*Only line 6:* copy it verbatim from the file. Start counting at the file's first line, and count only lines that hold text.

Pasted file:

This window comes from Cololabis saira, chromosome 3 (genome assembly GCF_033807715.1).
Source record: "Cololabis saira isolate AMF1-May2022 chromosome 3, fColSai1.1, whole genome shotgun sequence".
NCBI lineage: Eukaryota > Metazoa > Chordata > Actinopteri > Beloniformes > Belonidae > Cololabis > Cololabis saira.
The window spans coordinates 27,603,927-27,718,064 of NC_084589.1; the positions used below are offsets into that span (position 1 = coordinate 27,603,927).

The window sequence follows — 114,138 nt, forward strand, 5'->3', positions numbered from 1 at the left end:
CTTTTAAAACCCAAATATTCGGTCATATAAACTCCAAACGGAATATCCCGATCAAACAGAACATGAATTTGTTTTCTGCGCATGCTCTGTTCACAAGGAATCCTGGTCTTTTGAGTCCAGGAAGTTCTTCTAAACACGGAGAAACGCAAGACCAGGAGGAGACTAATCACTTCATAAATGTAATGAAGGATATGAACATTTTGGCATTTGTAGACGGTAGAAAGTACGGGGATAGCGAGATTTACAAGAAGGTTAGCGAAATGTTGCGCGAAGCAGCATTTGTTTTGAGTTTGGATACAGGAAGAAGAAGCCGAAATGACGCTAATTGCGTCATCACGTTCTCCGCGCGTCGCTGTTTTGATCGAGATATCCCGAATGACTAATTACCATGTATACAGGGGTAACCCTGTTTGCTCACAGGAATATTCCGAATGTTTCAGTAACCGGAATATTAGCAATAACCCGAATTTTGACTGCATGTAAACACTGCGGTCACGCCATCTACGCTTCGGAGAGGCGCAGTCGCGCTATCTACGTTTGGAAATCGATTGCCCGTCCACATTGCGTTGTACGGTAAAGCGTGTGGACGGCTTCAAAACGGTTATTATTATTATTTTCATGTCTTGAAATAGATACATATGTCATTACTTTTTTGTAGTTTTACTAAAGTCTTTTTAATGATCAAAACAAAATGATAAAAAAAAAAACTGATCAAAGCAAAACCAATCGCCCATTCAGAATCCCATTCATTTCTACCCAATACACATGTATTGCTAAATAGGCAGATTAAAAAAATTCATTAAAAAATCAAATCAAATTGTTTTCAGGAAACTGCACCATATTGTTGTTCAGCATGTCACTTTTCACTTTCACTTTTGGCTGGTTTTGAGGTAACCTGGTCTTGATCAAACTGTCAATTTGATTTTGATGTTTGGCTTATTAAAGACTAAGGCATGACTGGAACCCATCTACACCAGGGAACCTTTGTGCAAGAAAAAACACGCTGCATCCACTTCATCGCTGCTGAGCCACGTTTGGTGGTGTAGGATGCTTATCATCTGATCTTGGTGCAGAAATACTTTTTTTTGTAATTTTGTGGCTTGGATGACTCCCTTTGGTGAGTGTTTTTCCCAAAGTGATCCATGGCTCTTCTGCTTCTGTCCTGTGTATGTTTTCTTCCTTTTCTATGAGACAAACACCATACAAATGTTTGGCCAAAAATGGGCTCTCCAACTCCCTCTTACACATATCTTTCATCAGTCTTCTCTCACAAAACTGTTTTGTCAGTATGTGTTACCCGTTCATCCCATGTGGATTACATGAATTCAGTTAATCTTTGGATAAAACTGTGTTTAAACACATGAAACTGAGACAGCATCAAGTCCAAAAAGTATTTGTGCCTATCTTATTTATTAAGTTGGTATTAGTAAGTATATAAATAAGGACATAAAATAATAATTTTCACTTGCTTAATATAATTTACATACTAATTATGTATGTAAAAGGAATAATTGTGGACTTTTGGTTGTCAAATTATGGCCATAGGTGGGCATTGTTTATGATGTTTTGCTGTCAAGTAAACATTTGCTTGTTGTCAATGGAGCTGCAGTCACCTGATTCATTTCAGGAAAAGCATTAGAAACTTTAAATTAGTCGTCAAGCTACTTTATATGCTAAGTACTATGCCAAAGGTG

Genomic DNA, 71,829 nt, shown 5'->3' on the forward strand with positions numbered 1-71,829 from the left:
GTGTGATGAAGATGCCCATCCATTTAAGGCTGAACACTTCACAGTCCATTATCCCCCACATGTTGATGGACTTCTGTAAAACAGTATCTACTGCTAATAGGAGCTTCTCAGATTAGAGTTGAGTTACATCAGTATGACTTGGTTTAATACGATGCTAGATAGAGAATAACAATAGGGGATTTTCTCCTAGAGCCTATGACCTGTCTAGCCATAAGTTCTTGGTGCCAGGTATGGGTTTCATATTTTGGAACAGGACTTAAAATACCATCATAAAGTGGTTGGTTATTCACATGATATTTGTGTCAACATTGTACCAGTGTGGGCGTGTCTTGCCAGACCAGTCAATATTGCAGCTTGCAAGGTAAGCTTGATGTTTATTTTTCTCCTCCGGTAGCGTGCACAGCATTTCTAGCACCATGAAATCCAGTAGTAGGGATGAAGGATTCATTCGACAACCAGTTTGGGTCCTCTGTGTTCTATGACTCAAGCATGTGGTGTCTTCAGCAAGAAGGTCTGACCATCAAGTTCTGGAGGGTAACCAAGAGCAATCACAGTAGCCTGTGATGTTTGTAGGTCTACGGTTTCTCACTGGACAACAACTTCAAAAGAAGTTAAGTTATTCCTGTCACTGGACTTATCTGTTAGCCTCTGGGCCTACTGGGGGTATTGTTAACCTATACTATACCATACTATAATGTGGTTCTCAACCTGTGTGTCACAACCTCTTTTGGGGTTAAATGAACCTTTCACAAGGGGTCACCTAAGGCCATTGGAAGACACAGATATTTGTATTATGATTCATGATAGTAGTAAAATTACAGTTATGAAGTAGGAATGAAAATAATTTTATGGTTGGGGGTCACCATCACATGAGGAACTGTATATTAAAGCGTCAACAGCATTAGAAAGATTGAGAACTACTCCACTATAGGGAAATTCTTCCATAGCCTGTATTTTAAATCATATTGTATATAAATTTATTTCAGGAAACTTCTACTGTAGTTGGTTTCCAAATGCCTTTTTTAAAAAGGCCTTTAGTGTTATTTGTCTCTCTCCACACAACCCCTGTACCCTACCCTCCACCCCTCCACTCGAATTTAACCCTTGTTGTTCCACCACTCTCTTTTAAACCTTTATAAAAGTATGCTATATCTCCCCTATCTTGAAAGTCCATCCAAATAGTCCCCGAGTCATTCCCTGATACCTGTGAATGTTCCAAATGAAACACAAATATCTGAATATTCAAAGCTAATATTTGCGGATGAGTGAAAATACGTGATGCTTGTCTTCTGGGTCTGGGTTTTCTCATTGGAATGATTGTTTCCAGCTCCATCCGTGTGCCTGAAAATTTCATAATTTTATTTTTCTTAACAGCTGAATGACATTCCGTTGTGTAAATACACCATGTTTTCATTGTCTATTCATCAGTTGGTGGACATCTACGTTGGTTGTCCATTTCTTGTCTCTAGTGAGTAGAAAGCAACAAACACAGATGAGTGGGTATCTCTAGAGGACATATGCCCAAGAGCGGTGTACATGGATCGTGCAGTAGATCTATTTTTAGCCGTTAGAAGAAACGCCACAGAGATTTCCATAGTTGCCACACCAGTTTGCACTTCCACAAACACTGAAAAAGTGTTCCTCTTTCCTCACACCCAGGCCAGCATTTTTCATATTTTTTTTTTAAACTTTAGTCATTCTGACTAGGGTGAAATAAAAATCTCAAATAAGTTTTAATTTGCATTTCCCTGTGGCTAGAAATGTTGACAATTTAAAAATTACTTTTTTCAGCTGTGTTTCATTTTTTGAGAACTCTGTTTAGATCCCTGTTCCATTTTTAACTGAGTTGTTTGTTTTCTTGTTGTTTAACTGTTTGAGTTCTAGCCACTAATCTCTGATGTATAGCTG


CTTTTAAAACCCAAATATTCGGTCATATAAACTCCAAACGGAATATCCCGATCAAACAGAACATGAATTTGTTTTCTGCGCATGCTCTGTTCACAAGGAATCCTGGTCTTTTGAGTCCAGGAAGTTCTTCTAAACACGGAGAAACGCAAGACCAGGAGGAGACTAATCACTTCATAAATGTAATGAAGGATATGAACATTTTGGCATTTGTAGACGGTAGAAAGTACGGGGATAGCGAGATTTACAAGAAGGTTAGCGAAATGTTGCGCGAAGCAGCATTTGTTTTGAGTTTGGATACAGGAAGAAGAAGCCGAAATGACGCTAATTGCGTCATCACGTTCTCCGCGCGTCGCTGTTTTGATCGAGATATCCCGAATGACTAATTACCATGTATACAGGGGTAACCCTGTTTGCTCACAGGAATATTCCGAATGTTTCAGTAACCGGAATATTAGCAATAACCCGAATTTTGACTGCATGTAAACACTGCGGTCACGCCATCTACGCTTCGGAGAGGCGCAGTCGCGCTATCTACGTTTGGAAATCGATTGCCCGTCCACATTGCGTTGTACGGTAAAGCGTGTGGACGGCTTCAAAACGGTTATTATTATTATTTTCATGTCTTGAAATAGATACATATGTCATTACTTTTTTGTAGTTTTACTAAAGTCTTTTTAATGATCAAAACAAAATGATAAAAAAAAAAACTGATCAAAGCAAAACCAATCGCCCATTCAGAATCCCATTCATTTCTACCCAATACACATGTATTGCTAAATAGGCAGATTAAAAAAATTCATTAAAAAATCAAATCAAATTGTTTTCAGGAAACTGCACCATATTGTTGTTCAGCATGTCACTTTTCACTTTCACTTTTGGCTGGTTTTGAGGTAACCTGGTCTTGATCAAACTGTCAATTTGATTTTGATGTTTGGCTTATTAAAGACTAAGGCATGACTGGAACCCATCTACACCAGGGAACCTTTGTGCAAGAAAAAACACGCTGCATCCACTTCATCGCTGCTGAGCCACGTTTGGTGGTGTAGGATGCTTATCATCTGATCTTGGTGCAGAAATACTTTTTTTTGTAATTTTGTGGCTTGGATGACTCCCTTTGGTGAGTGTTTTTCCCAAAGTGATCCATGGCTCTTCTGCTTCTGTCCTGTGTATGTTTTCTTCCTTTTCTATGAGACAAACACCATACAAATGTTTGGCCAAAAATGGGCTCTCCAACTCCCTCTTACACATATCTTTCATCAGTCTTCTCTCACAAAACTGTTTTGTCAGTATGTGTTACCCGTTCATCCCATGTGGATTACATGAATTCAGTTAATCTTTGGATAAAACTGTGTTTAAACACATGAAACTGAGACAGCATCAAGTCCAAAAAGTATTTGTGCCTATCTTATTTATTAAGTTGGTATTAGTAAGTATATAAATAAGGACATAAAATAATAATTTTCACTTGCTTAATATAATTTACATACTAATTATGTATGTAAAAGGAATAATTGTGGACTTTTGGTTGTCAAATTATGGCCATAGGTGGGCATTGTTTATGATGTTTTGCTGTCAAGTAAACATTTGCTTGTTGTCAATGGAGCTGCAGTCACCTGATTCATTTCAGGAAAAGCATTAGAAACTTTAAATTAGTCGTCAAGCTACTTTATATGCTAAGTACTATGCCAAAGGTG